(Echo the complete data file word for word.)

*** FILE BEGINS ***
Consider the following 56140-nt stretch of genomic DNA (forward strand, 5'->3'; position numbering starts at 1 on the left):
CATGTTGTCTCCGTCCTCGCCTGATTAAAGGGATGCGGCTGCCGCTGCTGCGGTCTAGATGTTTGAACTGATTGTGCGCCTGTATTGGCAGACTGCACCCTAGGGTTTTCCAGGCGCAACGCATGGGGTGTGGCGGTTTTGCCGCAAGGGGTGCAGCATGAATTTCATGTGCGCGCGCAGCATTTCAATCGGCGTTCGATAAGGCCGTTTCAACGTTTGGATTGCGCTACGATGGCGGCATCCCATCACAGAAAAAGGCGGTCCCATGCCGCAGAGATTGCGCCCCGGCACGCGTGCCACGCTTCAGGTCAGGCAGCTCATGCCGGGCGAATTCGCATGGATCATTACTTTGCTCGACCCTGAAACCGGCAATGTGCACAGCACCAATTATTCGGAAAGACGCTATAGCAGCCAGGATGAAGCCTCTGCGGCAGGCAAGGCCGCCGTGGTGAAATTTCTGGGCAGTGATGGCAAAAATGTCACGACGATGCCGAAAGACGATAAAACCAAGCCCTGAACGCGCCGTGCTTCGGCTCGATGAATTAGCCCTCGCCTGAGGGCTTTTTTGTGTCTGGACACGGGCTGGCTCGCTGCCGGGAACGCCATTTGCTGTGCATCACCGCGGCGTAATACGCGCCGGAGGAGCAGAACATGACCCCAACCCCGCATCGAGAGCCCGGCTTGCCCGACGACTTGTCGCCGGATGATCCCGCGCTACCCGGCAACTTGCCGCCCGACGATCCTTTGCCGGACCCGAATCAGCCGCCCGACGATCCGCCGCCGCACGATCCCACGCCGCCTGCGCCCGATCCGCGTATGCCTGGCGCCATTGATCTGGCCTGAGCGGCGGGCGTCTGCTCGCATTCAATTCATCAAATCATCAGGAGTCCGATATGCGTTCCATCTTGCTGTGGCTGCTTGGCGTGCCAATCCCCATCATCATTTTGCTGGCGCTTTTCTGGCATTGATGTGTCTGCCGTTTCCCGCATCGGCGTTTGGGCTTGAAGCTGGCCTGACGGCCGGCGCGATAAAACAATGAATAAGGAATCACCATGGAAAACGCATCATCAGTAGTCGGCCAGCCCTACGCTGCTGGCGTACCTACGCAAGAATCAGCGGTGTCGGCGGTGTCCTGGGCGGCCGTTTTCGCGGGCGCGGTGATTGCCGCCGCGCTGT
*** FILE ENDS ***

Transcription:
Consider the following 56140-nt stretch of genomic DNA (forward strand, 5'->3'; position numbering starts at 1 on the left):
CATGTTGTCTCCGTCCTCGCCTGATTAAAGGGATGCGGCTGCCGCTGCTGCGGTCTAGATGTTTGAACTGATTGTGCGCCTGTATTGGCAGACTGCACCCTAGGGTTTTCCAGGCGCAACGCATGGGGTGTGGCGGTTTTGCCGCAAGGGGTGCAGCATGAATTTCATGTGCGCGCGCAGCATTTCAATCGGCGTTCGATAAGGCCGTTTCAACGTTTGGATTGCGCTACGATGGCGGCATCCCATCACAGAAAAAGGCGGTCCCATGCCGCAGAGATTGCGCCCCGGCACGCGTGCCACGCTTCAGGTCAGGCAGCTCATGCCGGGCGAATTCGCATGGATCATTACTTTGCTCGACCCTGAAACCGGCAATGTGCACAGCACCAATTATTCGGAAAGACGCTATAGCAGCCAGGATGAAGCCTCTGCGGCAGGCAAGGCCGCCGTGGTGAAATTTCTGGGCAGTGATGGCAAAAATGTCACGACGATGCCGAAAGACGATAAAACCAAGCCCTGAACGCGCCGTGCTTCGGCTCGATGAATTAGCCCTCGCCTGAGGGCTTTTTTGTGTCTGGACACGGGCTGGCTCGCTGCCGGGAACGCCATTTGCTGTGCATCACCGCGGCGTAATACGCGCCGGAGGAGCAGAACATGACCCCAACCCCGCATCGAGAGCCCGGCTTGCCCGACGACTTGTCGCCGGATGATCCCGCGCTACCCGGCAACTTGCCGCCCGACGATCCTTTGCCGGACCCGAATCAGCCGCCCGACGATCCGCCGCCGCACGATCCCACGCCGCCTGCGCCCGATCCGCGTATGCCTGGCGCCATTGATCTGGCCTGAGCGGCGGGCGTCTGCTCGCATTCAATTCATCAAATCATCAGGAGTCCGATATGCGTTCCATCTTGCTGTGGCTGCTTGGCGTGCCAATCCCCATCATCATTTTGCTGGCGCTTTTCTGGCATTGATGTGTCTGCCGTTTCCCGCATCGGCGTTTGGGCTTGAAGCTGGCCTGACGGCCGGCGCGATAAAACAATGAATAAGGAATCACCATGGAAAACGCATCATCAGTAGTCGGCCAGCCCTACGCTGCTGGCGTACCTACGCAAGAATCAGCGGTGTCGGCGGTGTCCTGGGCGGCCGTTTTCGCGGGCGCGGTGATTGCCGCCGCGCTGT